Of course you can download books for a price with your credit card, but what you may not know is you can download books for free with your library card.
You know you can download books for a price with your credit card. What you may not know is you can download books free with your "library card.'' or, by using "no card at all."
"It's pretty awesome actually," said David Lim.
Lim has always been an avid reader, but even more so now that he bought a new electronic reader.
"Ever since I got one, I've been reading pretty much every day, mostly science fiction and fantasy," said Lim.
He says buying e-books costs anywhere from $5 to $30 on average, but now his Kindle is loading books for free with his Alameda County library card.
"Within another 5-10 minutes, I had a book in my Kindle ready to read," said Lim.
Public libraries throughout the Bay Area now offer thousands of e-books to borrow for free. Lim browses the Alameda County selection on his laptop, clicks on an adventure novel "Torrent'' and in seconds the book appears on his Kindle. It will stay on his kindle for three weeks, then automatically expire with no worries about paying fines for overdue books.
"I think it just opens the door for a lot more possibilities to read different kinds of books you wouldn't normally have," said Lim.
"Overall, overwhelmingly they love it. They love to have access to free e-books," said Trent Garcia from the San Francisco Public Library.
Garcia is the e-book librarian over at the San Francisco Public Library. He offers 14,000 titles and workshops on how to plug in.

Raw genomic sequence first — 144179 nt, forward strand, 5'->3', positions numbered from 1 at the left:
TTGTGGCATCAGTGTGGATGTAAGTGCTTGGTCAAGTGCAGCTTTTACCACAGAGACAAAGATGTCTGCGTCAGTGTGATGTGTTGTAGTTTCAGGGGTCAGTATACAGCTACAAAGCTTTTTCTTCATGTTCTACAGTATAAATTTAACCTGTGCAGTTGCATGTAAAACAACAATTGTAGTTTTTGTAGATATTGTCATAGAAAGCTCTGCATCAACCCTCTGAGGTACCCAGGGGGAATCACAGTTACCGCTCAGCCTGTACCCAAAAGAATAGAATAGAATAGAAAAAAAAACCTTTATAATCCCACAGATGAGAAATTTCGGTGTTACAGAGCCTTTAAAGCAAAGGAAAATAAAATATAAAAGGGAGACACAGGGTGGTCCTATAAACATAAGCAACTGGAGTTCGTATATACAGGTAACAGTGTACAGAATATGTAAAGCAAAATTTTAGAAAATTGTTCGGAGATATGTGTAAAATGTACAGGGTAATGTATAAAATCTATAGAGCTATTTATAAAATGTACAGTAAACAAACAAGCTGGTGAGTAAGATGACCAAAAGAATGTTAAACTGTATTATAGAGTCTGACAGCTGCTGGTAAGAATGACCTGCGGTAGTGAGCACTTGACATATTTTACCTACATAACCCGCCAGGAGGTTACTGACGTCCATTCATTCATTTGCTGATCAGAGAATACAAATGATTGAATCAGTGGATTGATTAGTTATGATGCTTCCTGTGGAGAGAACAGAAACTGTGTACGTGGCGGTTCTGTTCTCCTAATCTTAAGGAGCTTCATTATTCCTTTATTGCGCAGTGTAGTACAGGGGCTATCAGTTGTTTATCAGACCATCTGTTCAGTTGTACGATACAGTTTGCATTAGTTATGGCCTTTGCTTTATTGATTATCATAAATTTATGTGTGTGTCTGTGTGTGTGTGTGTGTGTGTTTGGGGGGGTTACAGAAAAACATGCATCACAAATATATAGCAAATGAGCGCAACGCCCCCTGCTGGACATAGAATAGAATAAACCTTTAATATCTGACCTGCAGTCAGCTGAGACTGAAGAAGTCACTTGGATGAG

"It's not the easiest system in the world to use, so it takes a little bit of time and effort," said Garcia.
The how-to depends of the kind of e-reader you have. A Kindle requires an account with the library and Amazon.com, plus you need a wifi connection. Borrowed e-books go from the library to Amazon then onto your Kindle.
With an iPad or Nook, you must download a free app for reading. The e-books go directly onto the iPad, but with the Nook you need to plug the device into a laptop and drag the book over.
"It can be a little complicated so, that's why we're here to help out," said Garcia.
Libraries aren't the only places with free e-books. Lim finds them on websites like the Gutenberg project and ManyBooks.com. You don't need a card and they're yours to keep. You won't find best sellers there; those sites offer only the classics with expired copyrights, so they are in the public domain. There are great books like "The War Of The Worlds" and "Pride and Prejudice."
Within seconds, Lim has L. Frank Baum's "The Wonderful Wizard of Oz" on his Kindle.
"Actually, I didn't know there were so many free books out there. It's good to know," said Lim.
The public libraries buy a certain number of copies of e-books so there are limits to how many people can download a book at a specific time. Many public libraries have workshops that will teach you how to set up your e-reader for free downloads.